• ‘Hospitals must have standby power, because building codes and accreditation organizations require it.’
      • ‘In most cases, the second server is a standby server - ready to take over if the first server fails.’
      • ‘Producers can fall into the same reasoning, so standbys and understudies rarely get the job when a star needs to be replaced long-term.’
      • ‘Athens Olympics organisers took the extraordinary step early yesterday of training a standby athlete to light the Olympic flame.’
      • ‘They have a standby generator and five solar panels.’
      • ‘Although you can buy a commercial version of Jenny's ginger, shallot and chilli sauce, she says it is easy to make and is a wonderful standby to have in the fridge.’
      • ‘It was not surprising that a standby system was always in place.’
      • ‘There are nearly 100 people on night shift as standby in case of emergencies.’
      • ‘Third, escape routes should be fitted with standby power and smoke - protection devices, and proper evacuation procedures should be planned.’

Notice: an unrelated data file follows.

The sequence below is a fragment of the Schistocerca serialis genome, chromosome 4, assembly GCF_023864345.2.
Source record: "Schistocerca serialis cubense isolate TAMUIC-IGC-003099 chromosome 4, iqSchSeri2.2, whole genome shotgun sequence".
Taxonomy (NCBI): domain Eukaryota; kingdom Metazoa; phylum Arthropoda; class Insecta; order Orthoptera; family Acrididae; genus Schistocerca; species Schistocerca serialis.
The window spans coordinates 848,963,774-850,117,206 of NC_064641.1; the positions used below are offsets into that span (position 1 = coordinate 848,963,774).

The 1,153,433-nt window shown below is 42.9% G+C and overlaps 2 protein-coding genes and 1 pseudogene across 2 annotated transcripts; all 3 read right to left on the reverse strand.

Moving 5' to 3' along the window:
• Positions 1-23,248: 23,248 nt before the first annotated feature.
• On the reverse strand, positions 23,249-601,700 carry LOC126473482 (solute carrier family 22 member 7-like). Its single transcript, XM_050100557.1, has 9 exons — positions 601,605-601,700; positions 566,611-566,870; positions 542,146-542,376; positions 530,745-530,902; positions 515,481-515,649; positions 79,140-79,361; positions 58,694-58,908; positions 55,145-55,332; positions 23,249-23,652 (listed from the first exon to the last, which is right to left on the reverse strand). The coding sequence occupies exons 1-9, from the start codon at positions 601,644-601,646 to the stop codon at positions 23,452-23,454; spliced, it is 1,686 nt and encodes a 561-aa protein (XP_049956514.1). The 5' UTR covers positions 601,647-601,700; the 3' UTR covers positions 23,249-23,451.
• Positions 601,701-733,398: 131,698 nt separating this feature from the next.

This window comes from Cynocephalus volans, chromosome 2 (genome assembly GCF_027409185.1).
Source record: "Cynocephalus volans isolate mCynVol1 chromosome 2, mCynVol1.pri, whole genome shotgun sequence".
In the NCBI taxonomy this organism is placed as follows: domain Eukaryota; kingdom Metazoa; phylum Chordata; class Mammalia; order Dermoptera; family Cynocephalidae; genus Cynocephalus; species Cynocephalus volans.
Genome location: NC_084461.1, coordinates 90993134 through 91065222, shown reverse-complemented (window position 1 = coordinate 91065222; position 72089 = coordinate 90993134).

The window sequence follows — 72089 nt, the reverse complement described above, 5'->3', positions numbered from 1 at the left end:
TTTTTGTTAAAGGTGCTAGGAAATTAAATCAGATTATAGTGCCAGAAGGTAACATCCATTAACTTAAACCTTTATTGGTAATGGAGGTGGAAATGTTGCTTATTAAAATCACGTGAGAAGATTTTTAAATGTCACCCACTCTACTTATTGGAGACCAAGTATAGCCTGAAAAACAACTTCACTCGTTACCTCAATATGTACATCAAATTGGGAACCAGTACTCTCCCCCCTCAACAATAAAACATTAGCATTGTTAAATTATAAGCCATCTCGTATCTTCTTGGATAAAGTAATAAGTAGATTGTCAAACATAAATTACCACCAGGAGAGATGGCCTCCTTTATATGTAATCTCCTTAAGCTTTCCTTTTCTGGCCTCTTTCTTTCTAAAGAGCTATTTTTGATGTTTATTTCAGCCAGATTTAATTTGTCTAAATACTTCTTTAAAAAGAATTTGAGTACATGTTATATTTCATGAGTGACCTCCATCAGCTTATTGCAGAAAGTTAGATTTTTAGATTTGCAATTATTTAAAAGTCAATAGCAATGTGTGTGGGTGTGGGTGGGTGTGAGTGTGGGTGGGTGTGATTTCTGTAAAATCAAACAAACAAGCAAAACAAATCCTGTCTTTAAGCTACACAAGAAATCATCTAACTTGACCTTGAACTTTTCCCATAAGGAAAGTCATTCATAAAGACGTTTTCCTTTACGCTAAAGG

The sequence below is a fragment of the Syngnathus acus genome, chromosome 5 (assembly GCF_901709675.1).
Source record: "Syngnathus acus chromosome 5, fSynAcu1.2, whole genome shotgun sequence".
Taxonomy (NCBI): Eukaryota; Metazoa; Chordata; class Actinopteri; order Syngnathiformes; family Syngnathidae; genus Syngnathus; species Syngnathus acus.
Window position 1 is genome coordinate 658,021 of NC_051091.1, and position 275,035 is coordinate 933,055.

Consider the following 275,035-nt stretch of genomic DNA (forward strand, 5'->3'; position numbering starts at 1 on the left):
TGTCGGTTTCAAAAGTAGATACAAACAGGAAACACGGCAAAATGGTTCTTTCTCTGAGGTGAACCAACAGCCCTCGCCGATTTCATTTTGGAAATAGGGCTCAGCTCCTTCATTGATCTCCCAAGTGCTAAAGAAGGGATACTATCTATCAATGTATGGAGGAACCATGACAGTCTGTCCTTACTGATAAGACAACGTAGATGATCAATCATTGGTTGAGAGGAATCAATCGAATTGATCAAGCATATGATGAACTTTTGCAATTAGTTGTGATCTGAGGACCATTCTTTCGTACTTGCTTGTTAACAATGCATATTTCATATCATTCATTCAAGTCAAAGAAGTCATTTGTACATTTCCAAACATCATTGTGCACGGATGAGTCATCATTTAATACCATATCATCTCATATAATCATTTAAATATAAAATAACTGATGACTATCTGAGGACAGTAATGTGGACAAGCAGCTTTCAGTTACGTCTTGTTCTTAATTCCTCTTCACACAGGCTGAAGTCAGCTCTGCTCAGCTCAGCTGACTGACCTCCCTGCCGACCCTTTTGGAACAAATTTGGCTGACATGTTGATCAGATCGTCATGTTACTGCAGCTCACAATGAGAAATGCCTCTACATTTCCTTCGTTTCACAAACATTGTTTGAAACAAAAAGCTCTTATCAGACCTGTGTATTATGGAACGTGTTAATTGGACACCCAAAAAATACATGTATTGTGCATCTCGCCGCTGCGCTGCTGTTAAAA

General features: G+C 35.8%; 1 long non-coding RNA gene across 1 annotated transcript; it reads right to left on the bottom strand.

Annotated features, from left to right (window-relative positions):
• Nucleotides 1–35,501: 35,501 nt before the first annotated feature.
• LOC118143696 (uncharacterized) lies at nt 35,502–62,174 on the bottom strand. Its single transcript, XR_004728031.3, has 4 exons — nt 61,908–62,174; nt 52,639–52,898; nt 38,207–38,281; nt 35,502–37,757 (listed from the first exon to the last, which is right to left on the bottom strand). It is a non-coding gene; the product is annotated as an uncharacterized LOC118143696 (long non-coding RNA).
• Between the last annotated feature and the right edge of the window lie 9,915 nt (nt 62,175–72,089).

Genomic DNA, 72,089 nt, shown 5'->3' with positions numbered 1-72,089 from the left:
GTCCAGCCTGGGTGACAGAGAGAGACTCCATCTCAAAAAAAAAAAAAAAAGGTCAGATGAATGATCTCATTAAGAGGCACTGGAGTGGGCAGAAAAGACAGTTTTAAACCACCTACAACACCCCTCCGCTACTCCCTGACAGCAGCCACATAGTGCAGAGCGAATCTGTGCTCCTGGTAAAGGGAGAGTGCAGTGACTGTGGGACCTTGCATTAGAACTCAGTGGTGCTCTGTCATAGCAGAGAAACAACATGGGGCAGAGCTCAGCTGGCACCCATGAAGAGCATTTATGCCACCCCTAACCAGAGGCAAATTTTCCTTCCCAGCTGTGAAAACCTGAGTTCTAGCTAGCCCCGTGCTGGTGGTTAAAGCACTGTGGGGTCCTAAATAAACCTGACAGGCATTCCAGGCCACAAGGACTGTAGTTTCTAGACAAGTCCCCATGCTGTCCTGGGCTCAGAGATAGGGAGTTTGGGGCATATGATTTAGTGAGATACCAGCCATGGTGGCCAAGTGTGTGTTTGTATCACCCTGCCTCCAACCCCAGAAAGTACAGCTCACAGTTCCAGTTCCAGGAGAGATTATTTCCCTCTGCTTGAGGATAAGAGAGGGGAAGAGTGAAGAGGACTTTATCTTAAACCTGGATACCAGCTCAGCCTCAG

• ‘In all football championship matches the referee must have his own umpires and official linesmen and a standby referee are also appointed.’
      • ‘The tugboat is truly multi purpose, as it can lead oil tankers into port, repair petroleum pipes in the sea and act as a standby rescue boat.’
      • ‘A standby crew of 15 fully trained nurses work lull time at The Pas Hospital and are on call 24 hours.’
      • ‘Only twelve players are selected along with three reserves and three standbys.’
      • ‘Soup is a great standby, and we Scots are the best soup-makers of all.’
      • ‘Stored rainwater also is a good standby in times of emergencies such as power outages or during periods of extreme drought when wells dry up.’
      • ‘Permanent standby generators with automatic operation generally cost between $2,200 and $10,000.’
      • ‘And atop the van were five bicycles, kept as a standby in case of the breakdown of any cycle during the course of the rally.’
      • ‘Is the carbon dioxide produced by all those standby power stations accounted for in their statistics?’
      • ‘Thank goodness it was only ever a standby facility, and that today it lies rotting and abandoned.’
      • ‘To ensure emergency electricity supplies, standby generators are being provided for pumping and ventilation.’
      alternative, substitute, replacement, spare, extra, standby, auxiliary, reserve, backup, fill-in, fallback, in reserve
      View synonyms
    2. 1.2 An operational mode of an electrical appliance in which the power is switched on but the appliance is not actually functioning.
      ‘switch off the TV at night instead of leaving it on standby’
      • ‘Electrical goods and appliances left on standby contribute to more than €30m in wasted energy state-wide so its best to turn them off when not in use.’